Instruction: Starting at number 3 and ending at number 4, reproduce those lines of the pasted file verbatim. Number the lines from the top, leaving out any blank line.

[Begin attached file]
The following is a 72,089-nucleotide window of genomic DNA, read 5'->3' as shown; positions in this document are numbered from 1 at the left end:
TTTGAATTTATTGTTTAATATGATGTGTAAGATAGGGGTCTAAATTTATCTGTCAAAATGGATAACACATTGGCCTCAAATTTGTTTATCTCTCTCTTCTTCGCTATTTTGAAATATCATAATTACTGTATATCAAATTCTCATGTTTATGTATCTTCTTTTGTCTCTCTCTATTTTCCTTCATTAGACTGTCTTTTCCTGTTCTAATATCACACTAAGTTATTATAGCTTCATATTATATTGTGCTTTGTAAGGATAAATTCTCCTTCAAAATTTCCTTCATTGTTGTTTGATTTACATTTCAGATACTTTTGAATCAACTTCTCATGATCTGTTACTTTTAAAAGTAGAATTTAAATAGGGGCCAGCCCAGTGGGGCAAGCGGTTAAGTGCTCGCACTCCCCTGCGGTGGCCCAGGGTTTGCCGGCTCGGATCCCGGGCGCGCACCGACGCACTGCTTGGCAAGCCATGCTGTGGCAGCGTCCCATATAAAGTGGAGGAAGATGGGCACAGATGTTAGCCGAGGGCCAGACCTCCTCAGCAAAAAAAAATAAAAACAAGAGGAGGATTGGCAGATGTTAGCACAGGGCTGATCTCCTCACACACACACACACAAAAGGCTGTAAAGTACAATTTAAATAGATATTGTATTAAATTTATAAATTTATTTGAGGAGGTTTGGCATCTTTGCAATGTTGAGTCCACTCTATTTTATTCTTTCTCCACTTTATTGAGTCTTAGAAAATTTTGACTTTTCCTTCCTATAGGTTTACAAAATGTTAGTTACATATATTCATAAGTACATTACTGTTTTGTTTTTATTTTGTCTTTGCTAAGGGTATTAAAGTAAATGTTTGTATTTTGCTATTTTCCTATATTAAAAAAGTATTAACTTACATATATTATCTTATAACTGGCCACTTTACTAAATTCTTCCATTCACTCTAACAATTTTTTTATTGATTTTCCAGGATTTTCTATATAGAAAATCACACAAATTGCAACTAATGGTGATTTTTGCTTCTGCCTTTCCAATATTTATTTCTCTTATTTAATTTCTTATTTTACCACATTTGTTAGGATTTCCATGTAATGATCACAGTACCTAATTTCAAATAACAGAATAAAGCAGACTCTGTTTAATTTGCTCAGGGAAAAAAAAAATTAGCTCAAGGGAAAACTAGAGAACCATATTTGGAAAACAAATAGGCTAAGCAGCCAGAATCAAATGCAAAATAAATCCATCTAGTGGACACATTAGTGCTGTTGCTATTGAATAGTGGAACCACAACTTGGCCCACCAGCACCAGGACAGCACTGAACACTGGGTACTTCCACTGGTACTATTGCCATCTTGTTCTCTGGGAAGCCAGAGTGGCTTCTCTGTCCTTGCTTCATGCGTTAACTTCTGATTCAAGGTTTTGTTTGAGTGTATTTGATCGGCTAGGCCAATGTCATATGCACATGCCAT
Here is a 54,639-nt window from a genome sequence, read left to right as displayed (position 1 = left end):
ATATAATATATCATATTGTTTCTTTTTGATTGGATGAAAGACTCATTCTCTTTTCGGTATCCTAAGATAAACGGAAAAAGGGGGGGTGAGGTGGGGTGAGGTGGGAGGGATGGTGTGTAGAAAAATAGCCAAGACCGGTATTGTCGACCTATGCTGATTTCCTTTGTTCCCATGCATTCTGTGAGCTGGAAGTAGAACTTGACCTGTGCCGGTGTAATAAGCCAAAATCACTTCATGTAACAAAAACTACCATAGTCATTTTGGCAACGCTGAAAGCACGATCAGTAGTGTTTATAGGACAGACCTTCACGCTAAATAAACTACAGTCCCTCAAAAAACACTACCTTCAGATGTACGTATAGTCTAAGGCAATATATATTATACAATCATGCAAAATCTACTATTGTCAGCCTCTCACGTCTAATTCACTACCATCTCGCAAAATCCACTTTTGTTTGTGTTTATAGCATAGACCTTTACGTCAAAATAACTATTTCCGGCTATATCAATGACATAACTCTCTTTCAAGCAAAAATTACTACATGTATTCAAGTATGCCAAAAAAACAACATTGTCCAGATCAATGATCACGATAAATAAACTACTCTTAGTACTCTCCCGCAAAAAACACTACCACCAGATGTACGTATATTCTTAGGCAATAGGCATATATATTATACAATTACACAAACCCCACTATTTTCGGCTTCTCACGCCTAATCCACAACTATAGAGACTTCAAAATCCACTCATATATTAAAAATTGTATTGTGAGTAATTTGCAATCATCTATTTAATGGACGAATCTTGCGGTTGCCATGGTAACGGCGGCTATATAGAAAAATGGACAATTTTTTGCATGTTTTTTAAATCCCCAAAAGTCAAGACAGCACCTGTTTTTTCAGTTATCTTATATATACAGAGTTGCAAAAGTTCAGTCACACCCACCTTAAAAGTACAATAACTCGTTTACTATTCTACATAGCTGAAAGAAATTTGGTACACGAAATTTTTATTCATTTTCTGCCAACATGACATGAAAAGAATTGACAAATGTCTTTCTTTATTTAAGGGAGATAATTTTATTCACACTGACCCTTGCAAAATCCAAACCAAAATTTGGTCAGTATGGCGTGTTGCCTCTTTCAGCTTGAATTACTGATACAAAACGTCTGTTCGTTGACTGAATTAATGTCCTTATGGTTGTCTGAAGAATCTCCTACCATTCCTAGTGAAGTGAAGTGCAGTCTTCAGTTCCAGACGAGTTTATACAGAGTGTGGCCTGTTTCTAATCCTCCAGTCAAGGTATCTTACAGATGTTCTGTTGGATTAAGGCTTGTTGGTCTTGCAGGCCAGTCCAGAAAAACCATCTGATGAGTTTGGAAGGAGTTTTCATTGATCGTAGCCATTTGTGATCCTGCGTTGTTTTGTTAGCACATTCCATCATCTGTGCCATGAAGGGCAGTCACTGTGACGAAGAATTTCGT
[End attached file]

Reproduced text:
Here is a 54,639-nt window from a genome sequence, read left to right as displayed (position 1 = left end):
ATATAATATATCATATTGTTTCTTTTTGATTGGATGAAAGACTCATTCTCTTTTCGGTATCCTAAGATAAACGGAAAAAGGGGGGGTGAGGTGGGGTGAGGTGGGAGGGATGGTGTGTAGAAAAATAGCCAAGACCGGTATTGTCGACCTATGCTGATTTCCTTTGTTCCCATGCATTCTGTGAGCTGGAAGTAGAACTTGACCTGTGCCGGTGTAATAAGCCAAAATCACTTCATGTAACAAAAACTACCATAGTCATTTTGGCAACGCTGAAAGCACGATCAGTAGTGTTTATAGGACAGACCTTCACGCTAAATAAACTACAGTCCCTCAAAAAACACTACCTTCAGATGTACGTATAGTCTAAGGCAATATATATTATACAATCATGCAAAATCTACTATTGTCAGCCTCTCACGTCTAATTCACTACCATCTCGCAAAATCCACTTTTGTTTGTGTTTATAGCATAGACCTTTACGTCAAAATAACTATTTCCGGCTATATCAATGACATAACTCTCTTTCAAGCAAAAATTACTACATGTATTCAAGTATGCCAAAAAAACAACATTGTCCAGATCAATGATCACGATAAATAAACTACTCTTAGTACTCTCCCGCAAAAAACACTACCACCAGATGTACGTATATTCTTAGGCAATAGGCATATATATTATACAATTACACAAACCCCACTATTTTCGGCTTCTCACGCCTAATCCACAACTATAGAGACTTCAAAATCCACTCATATATTAAAAATTGTATTGTGAGTAATTTGCAATCATCTATTTAATGGACGAATCTTGCGGTTGCCATGGTAACGGCGGCTATATAGAAAAATGGACAATTTTTTGCATGTTTTTTAAATCCCCAAAAGTCAAGACAGCACCTGTTTTTTCAGTTATCTTATATATACAGAGTTGCAAAAGTTCAGTCACACCCACCTTAAAAGTACAATAACTCGTTTACTATTCTACATAGCTGAAAGAAATTTGGTACACGAAATTTTTATTCATTTTCTGCCAACATGACATGAAAAGAATTGACAAATGTCTTTCTTTATTTAAGGGAGATAATTTTATTCACACTGACCCTTGCAAAATCCAAACCAAAATTTGGTCAGTATGGCGTGTTGCCTCTTTCAGCTTGAATTACTGATACAAAACGTCTGTTCGTTGACTGAATTAATGTCCTTATGGTTGTCTGAAGAATCTCCTACCATTCCTAGTGAAGTGAAGTGCAGTCTTCAGTTCCAGACGAGTTTATACAGAGTGTGGCCTGTTTCTAATCCTCCAGTCAAGGTATCTTACAGATGTTCTGTTGGATTAAGGCTTGTTGGTCTTGCAGGCCAGTCCAGAAAAACCATCTGATGAGTTTGGAAGGAGTTTTCATTGATCGTAGCCATTTGTGATCCTGCGTTGTTTTGTTAGCACATTCCATCATCTGTGCCATGAAGGGCAGTCACTGTGACGAAGAATTTCGT